Bad explanation for inflation AIER

Although inflation is empirically difficult to digest in its constituent parts, its essence is simple. Inflation occurs when too much money runs after very few products. Milton Friedman popularized this rule. The combination of its comprehensibility and explanatory power explains why it is still widely used.

But not everyone got the memo. Politicians, bureaucrats, journalists and very online ™ academics are searching hard for other reasons Let’s consider some of the worst explanations for inflation.

“Greedy corporation!”

This is the worst explanation for the favor of progressives in Congress, especially Senator Elizabeth Warren. Corporations are always greedy. They want to make as much profit as possible. Yet inflation is rarely as high as it is now. The last time we saw the rapid devaluation of the dollar was 40 years ago. You cannot explain a variable effect by a constant factor. Gravity does not cause one’s trip and fall. Greed does not cause inflation.

“Market power!”

In economics, “market power” means the ability of companies to charge higher prices than marginal costs. Proponents of the market-strength explanation for inflation point to a rise in density in a number of industries over the past two years.

For the sake of argument, the density of the auction industry has increased. It still does not explain inflation.

First, the connection between density and market strength is weak. Sometimes concentration is driven by structural economic factors – an efficient response to changing economic conditions. When this happens, there is no corresponding market strength increase.

Second, the argument of market power is confusing Level Price for Growth rate Price inflation refers to the latter. Even if the market allows power companies to raise prices, it will be a one-time event. Inflation will rise temporarily, then return to the trend. Instead, we have a long-term up-trend inflation. It’s not just yoga.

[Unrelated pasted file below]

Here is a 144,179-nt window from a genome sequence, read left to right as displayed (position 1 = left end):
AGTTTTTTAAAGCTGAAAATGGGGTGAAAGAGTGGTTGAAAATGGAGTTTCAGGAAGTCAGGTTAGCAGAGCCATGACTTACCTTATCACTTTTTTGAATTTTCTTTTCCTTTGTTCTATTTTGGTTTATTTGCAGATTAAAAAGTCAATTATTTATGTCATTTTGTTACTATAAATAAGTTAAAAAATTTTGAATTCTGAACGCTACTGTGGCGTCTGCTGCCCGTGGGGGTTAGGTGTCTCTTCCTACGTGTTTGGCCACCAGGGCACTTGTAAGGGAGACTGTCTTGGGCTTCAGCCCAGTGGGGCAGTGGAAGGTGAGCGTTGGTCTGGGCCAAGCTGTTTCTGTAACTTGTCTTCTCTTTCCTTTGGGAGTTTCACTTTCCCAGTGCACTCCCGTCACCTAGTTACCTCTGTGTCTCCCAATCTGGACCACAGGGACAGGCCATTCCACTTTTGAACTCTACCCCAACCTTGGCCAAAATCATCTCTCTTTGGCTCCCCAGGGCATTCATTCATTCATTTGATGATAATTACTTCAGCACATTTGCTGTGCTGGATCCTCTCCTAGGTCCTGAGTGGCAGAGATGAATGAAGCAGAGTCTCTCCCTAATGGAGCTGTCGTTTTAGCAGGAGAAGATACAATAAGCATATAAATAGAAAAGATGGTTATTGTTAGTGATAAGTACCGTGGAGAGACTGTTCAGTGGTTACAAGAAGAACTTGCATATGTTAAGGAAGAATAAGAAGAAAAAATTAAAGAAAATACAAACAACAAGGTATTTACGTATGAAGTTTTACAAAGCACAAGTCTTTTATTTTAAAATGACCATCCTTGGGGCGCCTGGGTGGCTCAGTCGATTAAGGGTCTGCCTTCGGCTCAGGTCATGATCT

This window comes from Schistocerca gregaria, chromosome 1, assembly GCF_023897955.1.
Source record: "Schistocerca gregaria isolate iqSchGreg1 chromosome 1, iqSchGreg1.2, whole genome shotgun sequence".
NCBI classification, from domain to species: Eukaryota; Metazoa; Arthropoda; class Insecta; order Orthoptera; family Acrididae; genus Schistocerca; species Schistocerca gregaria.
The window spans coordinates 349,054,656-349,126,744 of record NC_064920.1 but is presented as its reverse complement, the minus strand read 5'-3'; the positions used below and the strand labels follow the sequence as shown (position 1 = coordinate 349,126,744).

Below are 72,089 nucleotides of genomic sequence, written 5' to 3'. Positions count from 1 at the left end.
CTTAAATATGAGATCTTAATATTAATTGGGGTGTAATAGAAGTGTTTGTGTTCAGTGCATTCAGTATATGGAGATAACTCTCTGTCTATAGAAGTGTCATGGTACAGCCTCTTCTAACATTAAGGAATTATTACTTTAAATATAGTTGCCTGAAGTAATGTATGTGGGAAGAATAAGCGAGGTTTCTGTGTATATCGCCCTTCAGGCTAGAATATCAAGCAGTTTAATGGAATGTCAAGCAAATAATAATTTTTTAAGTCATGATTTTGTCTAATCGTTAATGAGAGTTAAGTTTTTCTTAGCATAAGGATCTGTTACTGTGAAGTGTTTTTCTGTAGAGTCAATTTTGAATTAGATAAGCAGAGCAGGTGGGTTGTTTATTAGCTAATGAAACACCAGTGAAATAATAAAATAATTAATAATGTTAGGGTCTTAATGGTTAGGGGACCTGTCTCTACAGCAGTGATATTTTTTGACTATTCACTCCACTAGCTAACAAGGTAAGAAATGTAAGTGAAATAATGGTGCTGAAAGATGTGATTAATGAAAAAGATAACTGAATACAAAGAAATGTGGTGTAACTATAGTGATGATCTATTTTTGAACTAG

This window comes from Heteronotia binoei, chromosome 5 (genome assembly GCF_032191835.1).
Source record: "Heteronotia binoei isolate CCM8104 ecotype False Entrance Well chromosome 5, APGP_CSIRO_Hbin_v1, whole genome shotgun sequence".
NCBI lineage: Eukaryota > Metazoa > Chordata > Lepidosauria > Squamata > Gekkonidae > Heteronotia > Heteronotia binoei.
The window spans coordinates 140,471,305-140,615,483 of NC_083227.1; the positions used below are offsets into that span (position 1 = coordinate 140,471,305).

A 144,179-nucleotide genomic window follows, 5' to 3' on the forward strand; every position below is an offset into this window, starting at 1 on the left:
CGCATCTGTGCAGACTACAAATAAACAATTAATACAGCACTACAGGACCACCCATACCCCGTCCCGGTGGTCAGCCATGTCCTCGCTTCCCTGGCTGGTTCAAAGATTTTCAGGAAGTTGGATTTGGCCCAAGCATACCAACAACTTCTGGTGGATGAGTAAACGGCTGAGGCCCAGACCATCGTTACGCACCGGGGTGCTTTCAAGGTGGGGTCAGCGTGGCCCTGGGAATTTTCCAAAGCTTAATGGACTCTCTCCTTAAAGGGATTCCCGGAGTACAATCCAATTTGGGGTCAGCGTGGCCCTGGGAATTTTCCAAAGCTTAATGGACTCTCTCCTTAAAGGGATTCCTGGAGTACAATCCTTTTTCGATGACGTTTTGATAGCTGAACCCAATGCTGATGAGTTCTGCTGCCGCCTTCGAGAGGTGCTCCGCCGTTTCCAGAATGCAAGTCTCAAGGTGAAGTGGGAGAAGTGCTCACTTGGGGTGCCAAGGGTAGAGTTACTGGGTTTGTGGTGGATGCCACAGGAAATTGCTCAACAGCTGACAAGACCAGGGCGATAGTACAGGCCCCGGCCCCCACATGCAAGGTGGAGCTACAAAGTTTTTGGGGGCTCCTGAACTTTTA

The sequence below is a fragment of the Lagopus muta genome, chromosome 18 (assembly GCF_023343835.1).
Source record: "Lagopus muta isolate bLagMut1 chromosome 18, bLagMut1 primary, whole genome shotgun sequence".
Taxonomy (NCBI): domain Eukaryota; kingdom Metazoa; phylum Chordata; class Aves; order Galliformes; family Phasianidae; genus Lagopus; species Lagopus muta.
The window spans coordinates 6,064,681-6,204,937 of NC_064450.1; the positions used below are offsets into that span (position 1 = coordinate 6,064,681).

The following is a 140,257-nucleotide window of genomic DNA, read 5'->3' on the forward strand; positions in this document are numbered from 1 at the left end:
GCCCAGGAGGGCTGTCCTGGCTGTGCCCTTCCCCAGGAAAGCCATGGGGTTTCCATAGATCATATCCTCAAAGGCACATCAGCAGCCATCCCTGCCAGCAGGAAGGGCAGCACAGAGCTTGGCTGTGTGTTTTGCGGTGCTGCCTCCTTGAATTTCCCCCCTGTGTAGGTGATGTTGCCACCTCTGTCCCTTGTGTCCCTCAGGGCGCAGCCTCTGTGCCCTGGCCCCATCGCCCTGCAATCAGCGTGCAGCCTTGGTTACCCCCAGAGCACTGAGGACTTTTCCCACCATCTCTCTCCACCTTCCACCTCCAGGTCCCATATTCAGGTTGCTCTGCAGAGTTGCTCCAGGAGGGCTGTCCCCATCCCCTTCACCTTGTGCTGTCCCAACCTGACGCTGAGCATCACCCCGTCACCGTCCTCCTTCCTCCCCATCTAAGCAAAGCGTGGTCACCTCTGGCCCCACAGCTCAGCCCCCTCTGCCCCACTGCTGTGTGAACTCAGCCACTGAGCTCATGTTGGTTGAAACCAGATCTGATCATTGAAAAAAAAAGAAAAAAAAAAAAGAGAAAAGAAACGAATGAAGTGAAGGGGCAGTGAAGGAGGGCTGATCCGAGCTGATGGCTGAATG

“Wage-price spiral!”

Some bad explanations never die. The wage-spiral approach was the mainstay of Keynesian (pseudo-) inflation from the middle to the end of the 20th century. What was bad then is bad now.

Presumably, workers demand higher wages because of rising prices, which results in firms still charging higher prices and even breaking even. This is a positive feedback loop. However, it has two serious flaws. One is conceptual. The other is realistic.

Conceptually, there is no point in wages surpassing the productivity of workers. Firms cannot pay workers more than the price they pay, these workers add to the bottom line of the firm. If you own a sandwich shop, and you think hiring a potential employee would add $ 15 per hour, would you be willing to pay him or her the most for working? If you pay him more than $ 15 per hour, you lose money. The dollar amount of labor output, which economists call Marginal revenue product of laborUpper limit on wages.

In fact, inflation has outpaced wage growth over the past few months. The CPI rose 8.6 percent year-on-year, while nominal (dollar-value) wages rose only 5 percent. That means workers have effectively reduced wages (i.e., after adjusting their wages for inflation). What is the wage-price spiral? If anything, companies are getting a deal!


I’ll take 400 for questioning, Alex! This theory of inflation states that businesses carry higher costs to consumers in the form of higher prices (“push”). But this is not an explanation. It’s just repeating things to explain. Why are costs rising? You’re back to where you started.

Improving public discourse

Hopefully, these heinous explanations will soon go out of the consciousness of the people. What we need to focus on: the relative abundance of money compared to the product. To put it bluntly, this does not mean that inflation is 100% money-driven. I am sure that the prolonged supply-chain problem from the epidemic and the ongoing war in Ukraine are part of the problem. Furthermore, we should be careful in weighing the financial vs. non-financial factors.

My Sound Money project colleagues have done a good job (here, here, here, here and here recently) showing money is very important now. This is not a complete explanation, but it is the biggest part. Equipped with this knowledge, and vaccinated against some of the stupid interpretations prevalent today, we can work towards policy solutions to restore control over the value of the dollar.

Alexander William Salter

Alexander W. Salter

Alexander William Salter is Georgie G. Snyder is an associate professor of economics at Rolls College of Business and a comparative economics researcher with the Free Market Institute at Texas Tech University. He is its co-author Money and the rule of law: generality and predictability in financial institutionsPublished by Cambridge University Press. In addition to his numerous scholarly articles, he has published nearly 300 opinions in leading national outlets such as The Wall Street Journal, National Review, Fox News OpinionAnd Mountains.

Salter earned his MA and PhD. He holds a BA in Economics from George Mason University and a BA in Economics from Occidental College. She was a participant in the AIER Summer Fellowship Program in 2011.

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